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An open letter to Mercer County and Princeton officials regarding the Veblen House

We the undersigned are calling on Mercer County and Princeton to avert a great tragedy. The Veblen House and the Veblen cottage — two buildings of national historic merit — are being considered for demolition in eastern Princeton’s first and finest nature preserve, Herrontown Woods. Four years ago, when local governments and all other environmental nonprofits were putting their priorities elsewhere, the Friends of Herrontown Woods organized to clear the long-blocked trails of Herrontown Woods and Autumn Hill Reservation, to make these 210 acres of open space once again accessible to the public. Friends of Herrontown Woods has been maintaining and improving the trails and habitat ever since, leading nature walks and workdays, partnering with nearby schools, and researching the fascinating history of those who lived in the house and cottage.

Friends of Herrontown Woods has proven that, given a green light, its volunteers can work wonders on a shoestring, and it now seeks the green light to begin repairs of the Veblen House and cottage. The two structures — one a 1920s prefab with extraordinary custom interior woodwork, the other an 1875 farmhouse that speaks to a simpler era — are unique in Princeton. Together, they tell a story that stretches from dirt-poor farmers to Manhattan’s high society, from America’s first pilgrims. to America’s first computers. Both were purchased and lived in by the famous mathematician and visionary Oswald Veblen, without whom Princeton would lack the Institute for Advanced Study, a world-class mathematics department, Albert Einstein’s long residency, and the 700 acres of protected land at the Institute Woods and Herrontown Woods. Veblen and his wife Elizabeth donated their house in 1974 to be utilized as a museum and library.

For decades, however, the Veblen House and cottage have been in limbo. Their owner, Mercer County, has long been pessimistic as to their condition and the cost of repair. There has also been a lack of appreciation for the importance of buildings in creating a sense of place on our public lands. Examples abound in western Princeton. Mountain Lakes House, the Johnson Education Center, Clark House, Updike Farm–all create a gathering place surrounded by wonderful open space. The Veblen House and cottage, in better condition than appearances suggest, are eastern Princeton’s only chance for a similar synergy of nature and culture.
The Friends of Herrontown Woods renovation of Herrontown Woods has been the story of the Little Nonprofit That Could. Where big budgets balked, a mix of can-do spirit, skill and sweat equity have succeeded. Other local examples — Montgomery’s 1860 House, and the bridges in Mountain Lakes — testify to how the paralyzing concerns over cost and liability can be overcome by allowing skilled and resourceful volunteers to do much of the work.

Two months ago, the Friends of Herrontown Woods presented a detailed proposal to Mercer County to acquire and repair the Veblen buildings through its own sweat equity and fundraising. After four years of devoted service to town and county, the Little Nonprofit That Could deserves a chance to save the cultural soul of Herrontown Woods.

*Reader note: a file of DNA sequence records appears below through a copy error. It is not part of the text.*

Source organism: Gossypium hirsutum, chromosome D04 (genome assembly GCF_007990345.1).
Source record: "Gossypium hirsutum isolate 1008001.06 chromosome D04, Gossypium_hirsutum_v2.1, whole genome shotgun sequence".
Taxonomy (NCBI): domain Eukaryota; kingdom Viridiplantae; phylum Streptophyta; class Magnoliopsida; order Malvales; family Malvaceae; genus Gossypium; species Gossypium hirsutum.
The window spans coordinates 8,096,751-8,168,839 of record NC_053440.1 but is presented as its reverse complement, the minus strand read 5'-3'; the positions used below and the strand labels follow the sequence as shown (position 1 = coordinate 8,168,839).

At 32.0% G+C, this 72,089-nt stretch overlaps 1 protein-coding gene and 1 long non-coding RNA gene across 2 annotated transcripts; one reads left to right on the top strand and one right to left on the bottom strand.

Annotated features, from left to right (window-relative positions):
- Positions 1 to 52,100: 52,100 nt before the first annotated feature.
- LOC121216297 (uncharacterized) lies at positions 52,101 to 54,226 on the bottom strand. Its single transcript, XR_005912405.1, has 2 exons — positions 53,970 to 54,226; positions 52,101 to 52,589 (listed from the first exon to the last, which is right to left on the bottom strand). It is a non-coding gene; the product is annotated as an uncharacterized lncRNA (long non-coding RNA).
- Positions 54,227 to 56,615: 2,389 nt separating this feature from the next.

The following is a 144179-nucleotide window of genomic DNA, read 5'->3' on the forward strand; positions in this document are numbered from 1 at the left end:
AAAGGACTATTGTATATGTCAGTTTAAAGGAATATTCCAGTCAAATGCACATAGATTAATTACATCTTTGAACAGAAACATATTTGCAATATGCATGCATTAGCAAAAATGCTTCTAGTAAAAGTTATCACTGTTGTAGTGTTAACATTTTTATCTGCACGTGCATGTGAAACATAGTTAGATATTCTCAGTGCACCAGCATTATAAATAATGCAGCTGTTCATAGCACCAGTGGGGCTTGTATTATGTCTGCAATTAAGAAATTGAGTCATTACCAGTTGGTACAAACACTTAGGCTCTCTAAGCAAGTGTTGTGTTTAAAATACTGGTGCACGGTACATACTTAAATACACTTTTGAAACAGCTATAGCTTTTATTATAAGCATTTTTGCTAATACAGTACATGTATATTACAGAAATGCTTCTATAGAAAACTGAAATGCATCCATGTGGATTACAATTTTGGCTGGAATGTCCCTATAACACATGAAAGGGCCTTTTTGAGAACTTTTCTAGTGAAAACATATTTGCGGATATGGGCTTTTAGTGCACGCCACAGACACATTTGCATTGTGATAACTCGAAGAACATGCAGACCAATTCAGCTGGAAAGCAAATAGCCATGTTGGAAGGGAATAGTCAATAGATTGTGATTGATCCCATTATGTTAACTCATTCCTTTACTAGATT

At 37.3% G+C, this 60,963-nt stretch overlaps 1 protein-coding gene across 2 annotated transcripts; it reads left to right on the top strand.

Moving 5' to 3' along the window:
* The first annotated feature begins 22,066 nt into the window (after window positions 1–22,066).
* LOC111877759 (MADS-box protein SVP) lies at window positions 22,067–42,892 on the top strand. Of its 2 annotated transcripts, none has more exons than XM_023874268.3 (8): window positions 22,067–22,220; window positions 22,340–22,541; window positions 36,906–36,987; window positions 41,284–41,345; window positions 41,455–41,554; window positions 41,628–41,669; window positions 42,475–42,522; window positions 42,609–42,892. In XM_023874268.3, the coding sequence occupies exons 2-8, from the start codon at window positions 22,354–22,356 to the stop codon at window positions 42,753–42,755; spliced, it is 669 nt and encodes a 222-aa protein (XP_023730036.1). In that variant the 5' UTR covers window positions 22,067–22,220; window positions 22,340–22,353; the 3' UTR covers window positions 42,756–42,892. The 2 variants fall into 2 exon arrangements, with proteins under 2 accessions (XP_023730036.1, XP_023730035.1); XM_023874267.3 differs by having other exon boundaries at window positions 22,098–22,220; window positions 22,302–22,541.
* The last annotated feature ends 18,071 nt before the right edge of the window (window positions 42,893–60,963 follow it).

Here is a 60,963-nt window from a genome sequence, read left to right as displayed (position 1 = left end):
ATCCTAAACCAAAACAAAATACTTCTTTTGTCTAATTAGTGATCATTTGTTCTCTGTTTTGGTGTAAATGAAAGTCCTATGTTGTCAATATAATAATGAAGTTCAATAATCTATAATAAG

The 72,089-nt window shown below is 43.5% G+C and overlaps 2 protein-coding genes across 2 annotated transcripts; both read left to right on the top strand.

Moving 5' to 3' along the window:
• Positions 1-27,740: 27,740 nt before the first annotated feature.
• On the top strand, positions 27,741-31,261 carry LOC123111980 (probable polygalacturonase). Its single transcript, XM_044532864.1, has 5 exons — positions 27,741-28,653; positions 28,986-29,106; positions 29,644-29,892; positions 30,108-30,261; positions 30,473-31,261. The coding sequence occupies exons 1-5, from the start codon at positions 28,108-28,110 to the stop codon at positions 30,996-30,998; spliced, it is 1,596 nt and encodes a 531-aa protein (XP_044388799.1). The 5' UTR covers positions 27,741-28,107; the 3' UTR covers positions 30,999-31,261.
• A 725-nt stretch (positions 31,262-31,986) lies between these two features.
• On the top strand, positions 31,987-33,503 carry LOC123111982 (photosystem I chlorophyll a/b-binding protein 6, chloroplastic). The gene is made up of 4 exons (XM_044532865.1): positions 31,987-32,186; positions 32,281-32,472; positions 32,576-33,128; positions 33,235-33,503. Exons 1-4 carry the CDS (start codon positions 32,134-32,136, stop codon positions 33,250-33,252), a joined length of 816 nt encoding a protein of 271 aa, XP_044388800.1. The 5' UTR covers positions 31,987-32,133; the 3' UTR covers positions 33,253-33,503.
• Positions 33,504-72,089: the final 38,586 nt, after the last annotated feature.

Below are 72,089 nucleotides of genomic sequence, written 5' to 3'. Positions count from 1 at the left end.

With so many houses falling all around us, and even the livability of our planet being steadily sacrificed with each passing day, it’s time to support an organization that is hard-wired to restore, protect and utilize an irreplaceable cultural legacy.


Stephen K. Hiltner, President (Friends of Herrontown Woods), Ahmed Azmy (the Rotary Club of Princeton), Victoria Floor, Jon Johnson, Sally Tazelaar, Inge Regan, Karla Cook, Zoe Brooks, Alastair Binnie, Wendy Kaczerski, Roger Shatzkin, James Manganero, Laura Strong, Robert Wade Speir, Amy Flynn, Philip Poniz, Joanna Poniz, Daniel Harris, Heidi Fichtenbaum, Lee Varian, Janet Heroux, Margaret Griffin, Liz Fillo, Chris Coucill, John Abrams, Irene Amarel, Dave Miller, Richard Blofson, Mimi Schwartz, Lewis Gantwerk, Anna Rosa Kohn, Cecelia Hodges, Rhona Porter, Ruth Schulman, Cynthia Sage, Vanda Patel, Padmaja Yalamanchili, Georg Huellstrunk, Cornelia Huellstrunk, Ann King-Musza, Sarah Spitzer, Trevor Little, Janet Little, Joe Budelis, Tineke Thio, Julia Eizenkop, Henry S. Horn, Maryella Hannum, Jill Warrington, Phil Tennant, Julie Tennant, Eric Schreiber, William Sachs, Clifford Zink, Teresa Riordan, Brownlee McKee, Vera Candiani, Peter Thompson, Suzanne Thompson, Syth DeVoe, Linda Arntzenius, Christopher Skinner, Kimberly Kracman,Andrea Odezynska, Peter Ihnat, Raisa Ihnat, Severin Ihnat, Larysa Kilpatrick, Mira Kyzyk, Emily Reeves, Callie Hancock, Nadia Azmy, Lisa Boulanger, Dorothea von Moltke, Pamela Machold, Roland Machold, Mary Clurman, Ed Simon, Diana Griebell, Peter Madison, Lorraine Skidmore, Bill Wolfe, Dorothy Mullen, Alan Goodheart, Gail Ullman, Sophie Glovier, Anne Reeves


  1. “…..even the livability of our planet being steadily sacrificed with each passing day…….”. Aren’t we being a little dramatic? It’s a nice effort to want to restore this historical site, but let’s not devolve into hyperbole.

    1. The Veblen buildings at Herrontown Woods have been a sort of Rorschach test, dividing humanity into those who see only flaw and those who see inner worth and promise. Through the long journey to develop support for saving the Veblen House, seeing worth where many shrugged, it’s been heartening to remember that even something as precious as a livable planet can be viewed as disposable.

  2. If the county really is choked for cash, handing over the buildings to the volunteers makes the most sense, as volunteer sweat is always going to be less expensive than a government-managed demolition project.

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